In helping employers with their written employment policies, we are often asked whether it is necessary to have a policy regarding employees’ use of cell phones for work purposes while driving.  The answer, as is often the case, is “it depends.”  If your employees drive as part of their job or commonly use their cell phones for work purposes while driving, then your company should address cell phone use while driving in a written policy.  A well-written policy can not only reduce the likelihood of accidents caused or contributed to by distracted driving, it can also help reduce your company’s liability in the event of an accident caused or contributed by your company’s employee.

Why should employers care?

Under the legal doctrine of respondeat superior, an employer can be vicariously liable for the torts of its employees when the employees commit wrongful acts within the course and scope of their employment.  Stated otherwise, if an employee acts negligently and injures another person while acting within the scope of his or her employment, the employer could potentially be liable for the employee’s actions.

Consider the following example.  A company’s employee is speaking on the phone with a potential client while driving to a work meeting.  While on the phone, the employee strikes another vehicle killing the driver of that vehicle.  The family of the victim sues the driver and the company for millions of dollars in damages, arguing that the employee was negligent in causing the accident and the employer is vicariously liable since the employee was acting within the scope of employment (speaking on the phone with a potential client while driving to a work meeting).  Another example is an employee who drives as part of his or her job—let’s say, making deliveries—and strikes a pedestrian while talking on the phone (or worse yet, while texting or emailing).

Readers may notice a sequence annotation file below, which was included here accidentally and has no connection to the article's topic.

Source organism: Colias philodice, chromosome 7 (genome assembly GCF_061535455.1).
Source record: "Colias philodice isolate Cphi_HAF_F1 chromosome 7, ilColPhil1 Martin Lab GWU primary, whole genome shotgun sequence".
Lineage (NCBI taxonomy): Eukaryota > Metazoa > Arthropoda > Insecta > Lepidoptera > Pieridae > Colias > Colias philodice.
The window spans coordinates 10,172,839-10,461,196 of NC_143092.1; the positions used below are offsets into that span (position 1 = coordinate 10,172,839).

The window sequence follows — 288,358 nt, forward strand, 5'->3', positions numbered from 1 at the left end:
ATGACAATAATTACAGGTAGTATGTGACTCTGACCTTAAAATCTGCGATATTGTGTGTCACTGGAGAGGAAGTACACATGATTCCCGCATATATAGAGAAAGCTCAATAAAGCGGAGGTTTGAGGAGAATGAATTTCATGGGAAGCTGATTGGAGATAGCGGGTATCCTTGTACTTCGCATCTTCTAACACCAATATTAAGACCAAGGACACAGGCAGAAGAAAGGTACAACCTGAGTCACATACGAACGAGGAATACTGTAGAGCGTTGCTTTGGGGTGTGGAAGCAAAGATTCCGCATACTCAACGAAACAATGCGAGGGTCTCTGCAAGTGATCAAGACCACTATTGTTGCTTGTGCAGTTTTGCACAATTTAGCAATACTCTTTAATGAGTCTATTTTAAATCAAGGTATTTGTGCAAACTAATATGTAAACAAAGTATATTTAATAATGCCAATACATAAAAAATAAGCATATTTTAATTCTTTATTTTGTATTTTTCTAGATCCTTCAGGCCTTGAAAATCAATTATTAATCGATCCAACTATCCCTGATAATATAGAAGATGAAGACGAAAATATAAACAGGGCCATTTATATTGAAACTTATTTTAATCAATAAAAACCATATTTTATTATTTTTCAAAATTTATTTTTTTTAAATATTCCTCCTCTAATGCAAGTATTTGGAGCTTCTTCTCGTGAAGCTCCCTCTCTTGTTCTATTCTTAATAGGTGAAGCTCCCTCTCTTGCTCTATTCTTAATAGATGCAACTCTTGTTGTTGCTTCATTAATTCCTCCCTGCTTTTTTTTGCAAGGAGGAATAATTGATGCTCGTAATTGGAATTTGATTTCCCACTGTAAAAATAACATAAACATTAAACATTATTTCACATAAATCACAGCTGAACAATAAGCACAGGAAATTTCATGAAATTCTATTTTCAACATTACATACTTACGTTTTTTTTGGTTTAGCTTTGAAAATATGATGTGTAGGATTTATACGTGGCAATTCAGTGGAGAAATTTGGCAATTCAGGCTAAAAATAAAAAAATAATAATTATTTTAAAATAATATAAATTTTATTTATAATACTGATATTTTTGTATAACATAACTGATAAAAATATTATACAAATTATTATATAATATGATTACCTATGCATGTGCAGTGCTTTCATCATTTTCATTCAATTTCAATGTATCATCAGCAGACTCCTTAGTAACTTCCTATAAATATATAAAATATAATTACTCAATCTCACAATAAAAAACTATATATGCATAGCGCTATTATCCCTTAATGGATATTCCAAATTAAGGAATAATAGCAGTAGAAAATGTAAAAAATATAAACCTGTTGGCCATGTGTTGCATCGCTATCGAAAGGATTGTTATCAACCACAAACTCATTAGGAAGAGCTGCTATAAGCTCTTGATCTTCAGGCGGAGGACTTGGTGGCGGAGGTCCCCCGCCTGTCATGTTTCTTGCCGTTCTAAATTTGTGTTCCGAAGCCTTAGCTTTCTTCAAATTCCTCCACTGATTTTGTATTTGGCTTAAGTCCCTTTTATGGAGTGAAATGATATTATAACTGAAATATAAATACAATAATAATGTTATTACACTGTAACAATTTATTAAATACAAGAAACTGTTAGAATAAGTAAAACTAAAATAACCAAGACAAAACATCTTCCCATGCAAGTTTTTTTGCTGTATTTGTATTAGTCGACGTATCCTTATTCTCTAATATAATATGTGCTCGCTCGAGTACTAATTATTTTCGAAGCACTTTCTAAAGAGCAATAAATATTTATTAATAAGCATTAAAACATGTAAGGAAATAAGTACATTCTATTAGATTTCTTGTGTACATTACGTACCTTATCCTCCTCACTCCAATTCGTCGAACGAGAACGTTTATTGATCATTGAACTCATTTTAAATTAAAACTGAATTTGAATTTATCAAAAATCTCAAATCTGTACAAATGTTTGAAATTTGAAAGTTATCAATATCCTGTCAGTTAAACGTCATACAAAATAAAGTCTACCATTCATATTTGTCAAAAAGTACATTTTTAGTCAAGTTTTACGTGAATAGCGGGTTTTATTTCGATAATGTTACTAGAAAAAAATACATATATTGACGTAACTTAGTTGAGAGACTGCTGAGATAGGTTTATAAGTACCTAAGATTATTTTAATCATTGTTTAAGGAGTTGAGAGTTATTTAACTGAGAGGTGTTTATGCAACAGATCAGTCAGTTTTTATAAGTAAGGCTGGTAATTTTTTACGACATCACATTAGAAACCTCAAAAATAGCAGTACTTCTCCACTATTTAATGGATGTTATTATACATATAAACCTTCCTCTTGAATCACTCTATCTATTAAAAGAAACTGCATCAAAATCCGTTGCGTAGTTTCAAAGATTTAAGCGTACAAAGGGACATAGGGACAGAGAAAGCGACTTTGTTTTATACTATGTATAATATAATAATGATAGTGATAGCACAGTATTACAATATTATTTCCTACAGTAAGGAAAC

Whether or not an employee has acted within the scope of employment depends upon the facts and circumstances of each individual case, but given their potential liability in these situations, employers should enact reasonable policies regarding employees’ use of cell phones while driving.

If you don’t have a policy, create one

There are a range of options to consider in enacting such a policy, from an outright ban on any cell phone usage, to a policy which requires the use of Bluetooth or hands free technology, to a policy which advises employees of the risks of cell phone usage while driving but does not actually prohibit the activity.  At a minimum, a well-written policy should:

  • Require employees to comply with state laws regarding cell phone use while driving (e.g. Minnesota’s prohibition on texting while driving);
  • Require employees to utilize a Bluetooth or hands-free option where available if you expect them to use their cell phones while driving;
  • Prohibit texting, emailing and messaging while driving; and
  • Encourage employees to either plan calls while their vehicle is not in motion or pull off the road for lengthy calls.
If you have a policy, train your employees and enforce it

As with any workplace rule, merely having such a policy is not enough.  Employees should be made aware of what the policy does and does not allow, how they should handle incoming calls while driving, and the potential consequences for violation of the policy.  In addition, where employers learn that their policy has been violated, they should take appropriate disciplinary measures.  Distributing the policy, training employees and enforcing the policy are all steps which can help reduce a company’s exposure in the event of an accident.